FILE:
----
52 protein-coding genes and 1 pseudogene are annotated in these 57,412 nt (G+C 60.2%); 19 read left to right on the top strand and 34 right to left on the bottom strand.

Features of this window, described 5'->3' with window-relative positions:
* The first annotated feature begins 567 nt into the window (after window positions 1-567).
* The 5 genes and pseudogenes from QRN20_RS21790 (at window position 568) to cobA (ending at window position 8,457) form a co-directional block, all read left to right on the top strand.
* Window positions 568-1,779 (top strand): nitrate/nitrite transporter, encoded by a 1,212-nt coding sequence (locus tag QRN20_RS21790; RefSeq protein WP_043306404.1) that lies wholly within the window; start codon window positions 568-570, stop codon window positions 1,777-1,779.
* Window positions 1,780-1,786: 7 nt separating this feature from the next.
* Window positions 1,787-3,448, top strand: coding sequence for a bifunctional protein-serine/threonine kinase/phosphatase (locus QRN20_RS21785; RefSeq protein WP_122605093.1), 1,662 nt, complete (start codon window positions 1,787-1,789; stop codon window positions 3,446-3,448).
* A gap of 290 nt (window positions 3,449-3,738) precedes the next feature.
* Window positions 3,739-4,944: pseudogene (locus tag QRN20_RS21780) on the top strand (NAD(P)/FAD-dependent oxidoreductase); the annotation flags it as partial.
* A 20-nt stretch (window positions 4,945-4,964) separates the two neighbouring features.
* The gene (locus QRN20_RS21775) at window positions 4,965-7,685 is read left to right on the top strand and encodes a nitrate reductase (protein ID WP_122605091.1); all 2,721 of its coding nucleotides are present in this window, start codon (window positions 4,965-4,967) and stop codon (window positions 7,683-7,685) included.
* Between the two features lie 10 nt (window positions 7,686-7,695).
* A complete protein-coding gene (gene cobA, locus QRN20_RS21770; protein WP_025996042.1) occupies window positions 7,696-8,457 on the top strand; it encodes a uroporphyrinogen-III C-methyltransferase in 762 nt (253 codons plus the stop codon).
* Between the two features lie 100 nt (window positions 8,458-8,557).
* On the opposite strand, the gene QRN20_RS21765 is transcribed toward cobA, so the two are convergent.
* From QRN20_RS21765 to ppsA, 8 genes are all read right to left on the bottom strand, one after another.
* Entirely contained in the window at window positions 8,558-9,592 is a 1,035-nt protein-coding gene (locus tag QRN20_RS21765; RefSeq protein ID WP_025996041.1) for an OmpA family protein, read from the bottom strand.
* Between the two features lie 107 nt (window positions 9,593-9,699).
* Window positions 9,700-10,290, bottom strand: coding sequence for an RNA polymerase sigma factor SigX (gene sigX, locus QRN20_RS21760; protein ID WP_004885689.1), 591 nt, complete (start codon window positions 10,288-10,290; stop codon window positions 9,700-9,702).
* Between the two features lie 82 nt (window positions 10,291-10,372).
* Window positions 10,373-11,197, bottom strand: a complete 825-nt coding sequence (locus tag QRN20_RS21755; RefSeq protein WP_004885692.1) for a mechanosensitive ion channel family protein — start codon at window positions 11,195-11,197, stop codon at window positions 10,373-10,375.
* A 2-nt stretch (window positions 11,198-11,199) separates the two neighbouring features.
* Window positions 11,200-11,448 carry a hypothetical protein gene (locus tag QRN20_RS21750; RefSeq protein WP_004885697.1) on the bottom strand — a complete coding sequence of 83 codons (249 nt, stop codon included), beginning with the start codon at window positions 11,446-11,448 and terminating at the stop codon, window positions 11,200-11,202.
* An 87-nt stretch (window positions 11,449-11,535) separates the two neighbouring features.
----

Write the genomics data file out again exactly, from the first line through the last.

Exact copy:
52 protein-coding genes and 1 pseudogene are annotated in these 57,412 nt (G+C 60.2%); 19 read left to right on the top strand and 34 right to left on the bottom strand.

Features of this window, described 5'->3' with window-relative positions:
* The first annotated feature begins 567 nt into the window (after window positions 1-567).
* The 5 genes and pseudogenes from QRN20_RS21790 (at window position 568) to cobA (ending at window position 8,457) form a co-directional block, all read left to right on the top strand.
* Window positions 568-1,779 (top strand): nitrate/nitrite transporter, encoded by a 1,212-nt coding sequence (locus tag QRN20_RS21790; RefSeq protein WP_043306404.1) that lies wholly within the window; start codon window positions 568-570, stop codon window positions 1,777-1,779.
* Window positions 1,780-1,786: 7 nt separating this feature from the next.
* Window positions 1,787-3,448, top strand: coding sequence for a bifunctional protein-serine/threonine kinase/phosphatase (locus QRN20_RS21785; RefSeq protein WP_122605093.1), 1,662 nt, complete (start codon window positions 1,787-1,789; stop codon window positions 3,446-3,448).
* A gap of 290 nt (window positions 3,449-3,738) precedes the next feature.
* Window positions 3,739-4,944: pseudogene (locus tag QRN20_RS21780) on the top strand (NAD(P)/FAD-dependent oxidoreductase); the annotation flags it as partial.
* A 20-nt stretch (window positions 4,945-4,964) separates the two neighbouring features.
* The gene (locus QRN20_RS21775) at window positions 4,965-7,685 is read left to right on the top strand and encodes a nitrate reductase (protein ID WP_122605091.1); all 2,721 of its coding nucleotides are present in this window, start codon (window positions 4,965-4,967) and stop codon (window positions 7,683-7,685) included.
* Between the two features lie 10 nt (window positions 7,686-7,695).
* A complete protein-coding gene (gene cobA, locus QRN20_RS21770; protein WP_025996042.1) occupies window positions 7,696-8,457 on the top strand; it encodes a uroporphyrinogen-III C-methyltransferase in 762 nt (253 codons plus the stop codon).
* Between the two features lie 100 nt (window positions 8,458-8,557).
* On the opposite strand, the gene QRN20_RS21765 is transcribed toward cobA, so the two are convergent.
* From QRN20_RS21765 to ppsA, 8 genes are all read right to left on the bottom strand, one after another.
* Entirely contained in the window at window positions 8,558-9,592 is a 1,035-nt protein-coding gene (locus tag QRN20_RS21765; RefSeq protein ID WP_025996041.1) for an OmpA family protein, read from the bottom strand.
* Between the two features lie 107 nt (window positions 9,593-9,699).
* Window positions 9,700-10,290, bottom strand: coding sequence for an RNA polymerase sigma factor SigX (gene sigX, locus QRN20_RS21760; protein ID WP_004885689.1), 591 nt, complete (start codon window positions 10,288-10,290; stop codon window positions 9,700-9,702).
* Between the two features lie 82 nt (window positions 10,291-10,372).
* Window positions 10,373-11,197, bottom strand: a complete 825-nt coding sequence (locus tag QRN20_RS21755; RefSeq protein WP_004885692.1) for a mechanosensitive ion channel family protein — start codon at window positions 11,195-11,197, stop codon at window positions 10,373-10,375.
* A 2-nt stretch (window positions 11,198-11,199) separates the two neighbouring features.
* Window positions 11,200-11,448 carry a hypothetical protein gene (locus tag QRN20_RS21750; RefSeq protein WP_004885697.1) on the bottom strand — a complete coding sequence of 83 codons (249 nt, stop codon included), beginning with the start codon at window positions 11,446-11,448 and terminating at the stop codon, window positions 11,200-11,202.
* An 87-nt stretch (window positions 11,449-11,535) separates the two neighbouring features.